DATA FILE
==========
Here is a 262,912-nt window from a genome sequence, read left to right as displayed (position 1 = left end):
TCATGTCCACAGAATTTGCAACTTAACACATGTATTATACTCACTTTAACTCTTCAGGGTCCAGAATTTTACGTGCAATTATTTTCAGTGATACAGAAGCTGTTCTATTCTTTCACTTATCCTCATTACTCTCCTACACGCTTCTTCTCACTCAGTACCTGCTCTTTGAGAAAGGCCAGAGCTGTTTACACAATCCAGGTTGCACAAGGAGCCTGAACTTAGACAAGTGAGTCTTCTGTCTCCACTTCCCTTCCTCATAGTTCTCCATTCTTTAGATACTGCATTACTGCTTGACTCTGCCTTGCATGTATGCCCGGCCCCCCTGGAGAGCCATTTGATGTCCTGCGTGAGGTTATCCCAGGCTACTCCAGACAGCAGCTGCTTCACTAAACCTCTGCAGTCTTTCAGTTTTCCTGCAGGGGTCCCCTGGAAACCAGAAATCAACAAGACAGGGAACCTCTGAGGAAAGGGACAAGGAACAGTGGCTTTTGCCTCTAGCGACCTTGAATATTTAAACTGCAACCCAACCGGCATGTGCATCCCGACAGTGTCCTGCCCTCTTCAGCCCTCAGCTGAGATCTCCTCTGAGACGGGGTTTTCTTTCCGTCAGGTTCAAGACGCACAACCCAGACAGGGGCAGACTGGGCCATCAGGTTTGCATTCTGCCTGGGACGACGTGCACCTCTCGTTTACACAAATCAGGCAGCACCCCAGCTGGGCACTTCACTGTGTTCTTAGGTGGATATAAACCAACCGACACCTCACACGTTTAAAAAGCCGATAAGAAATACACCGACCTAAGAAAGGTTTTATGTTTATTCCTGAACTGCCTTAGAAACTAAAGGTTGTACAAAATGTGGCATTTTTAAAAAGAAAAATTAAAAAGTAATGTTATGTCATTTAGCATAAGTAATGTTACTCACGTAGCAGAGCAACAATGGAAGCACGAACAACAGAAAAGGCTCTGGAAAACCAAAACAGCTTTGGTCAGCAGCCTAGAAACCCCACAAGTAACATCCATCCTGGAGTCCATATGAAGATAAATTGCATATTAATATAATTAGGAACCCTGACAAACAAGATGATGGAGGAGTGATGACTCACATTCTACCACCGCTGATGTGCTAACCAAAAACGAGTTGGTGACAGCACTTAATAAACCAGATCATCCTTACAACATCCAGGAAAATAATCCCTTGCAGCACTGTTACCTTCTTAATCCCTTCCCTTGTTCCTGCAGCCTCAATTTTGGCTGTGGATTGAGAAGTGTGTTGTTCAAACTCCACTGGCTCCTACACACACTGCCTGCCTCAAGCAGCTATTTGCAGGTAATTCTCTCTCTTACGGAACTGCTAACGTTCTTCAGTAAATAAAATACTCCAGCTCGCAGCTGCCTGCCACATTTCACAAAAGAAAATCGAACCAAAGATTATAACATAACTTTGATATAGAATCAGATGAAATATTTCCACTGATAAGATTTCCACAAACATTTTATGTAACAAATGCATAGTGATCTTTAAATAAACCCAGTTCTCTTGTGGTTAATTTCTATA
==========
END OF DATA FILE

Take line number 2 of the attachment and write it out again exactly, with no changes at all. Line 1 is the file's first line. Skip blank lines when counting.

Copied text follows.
TCATGTCCACAGAATTTGCAACTTAACACATGTATTATACTCACTTTAACTCTTCAGGGTCCAGAATTTTACGTGCAATTATTTTCAGTGATACAGAAGCTGTTCTATTCTTTCACTTATCCTCATTACTCTCCTACACGCTTCTTCTCACTCAGTACCTGCTCTTTGAGAAAGGCCAGAGCTGTTTACACAATCCAGGTTGCACAAGGAGCCTGAACTTAGACAAGTGAGTCTTCTGTCTCCACTTCCCTTCCTCATAGTTCTCCATTCTTTAGATACTGCATTACTGCTTGACTCTGCCTTGCATGTATGCCCGGCCCCCCTGGAGAGCCATTTGATGTCCTGCGTGAGGTTATCCCAGGCTACTCCAGACAGCAGCTGCTTCACTAAACCTCTGCAGTCTTTCAGTTTTCCTGCAGGGGTCCCCTGGAAACCAGAAATCAACAAGACAGGGAACCTCTGAGGAAAGGGACAAGGAACAGTGGCTTTTGCCTCTAGCGACCTTGAATATTTAAACTGCAACCCAACCGGCATGTGCATCCCGACAGTGTCCTGCCCTCTTCAGCCCTCAGCTGAGATCTCCTCTGAGACGGGGTTTTCTTTCCGTCAGGTTCAAGACGCACAACCCAGACAGGGGCAGACTGGGCCATCAGGTTTGCATTCTGCCTGGGACGACGTGCACCTCTCGTTTACACAAATCAGGCAGCACCCCAGCTGGGCACTTCACTGTGTTCTTAGGTGGATATAAACCAACCGACACCTCACACGTTTAAAAAGCCGATAAGAAATACACCGACCTAAGAAAGGTTTTATGTTTATTCCTGAACTGCCTTAGAAACTAAAGGTTGTACAAAATGTGGCATTTTTAAAAAGAAAAATTAAAAAGTAATGTTATGTCATTTAGCATAAGTAATGTTACTCACGTAGCAGAGCAACAATGGAAGCACGAACAACAGAAAAGGCTCTGGAAAACCAAAACAGCTTTGGTCAGCAGCCTAGAAACCCCACAAGTAACATCCATCCTGGAGTCCATATGAAGATAAATTGCATATTAATATAATTAGGAACCCTGACAAACAAGATGATGGAGGAGTGATGACTCACATTCTACCACCGCTGATGTGCTAACCAAAAACGAGTTGGTGACAGCACTTAATAAACCAGATCATCCTTACAACATCCAGGAAAATAATCCCTTGCAGCACTGTTACCTTCTTAATCCCTTCCCTTGTTCCTGCAGCCTCAATTTTGGCTGTGGATTGAGAAGTGTGTTGTTCAAACTCCACTGGCTCCTACACACACTGCCTGCCTCAAGCAGCTATTTGCAGGTAATTCTCTCTCTTACGGAACTGCTAACGTTCTTCAGTAAATAAAATACTCCAGCTCGCAGCTGCCTGCCACATTTCACAAAAGAAAATCGAACCAAAGATTATAACATAACTTTGATATAGAATCAGATGAAATATTTCCACTGATAAGATTTCCACAAACATTTTATGTAACAAATGCATAGTGATCTTTAAATAAACCCAGTTCTCTTGTGGTTAATTTCTATA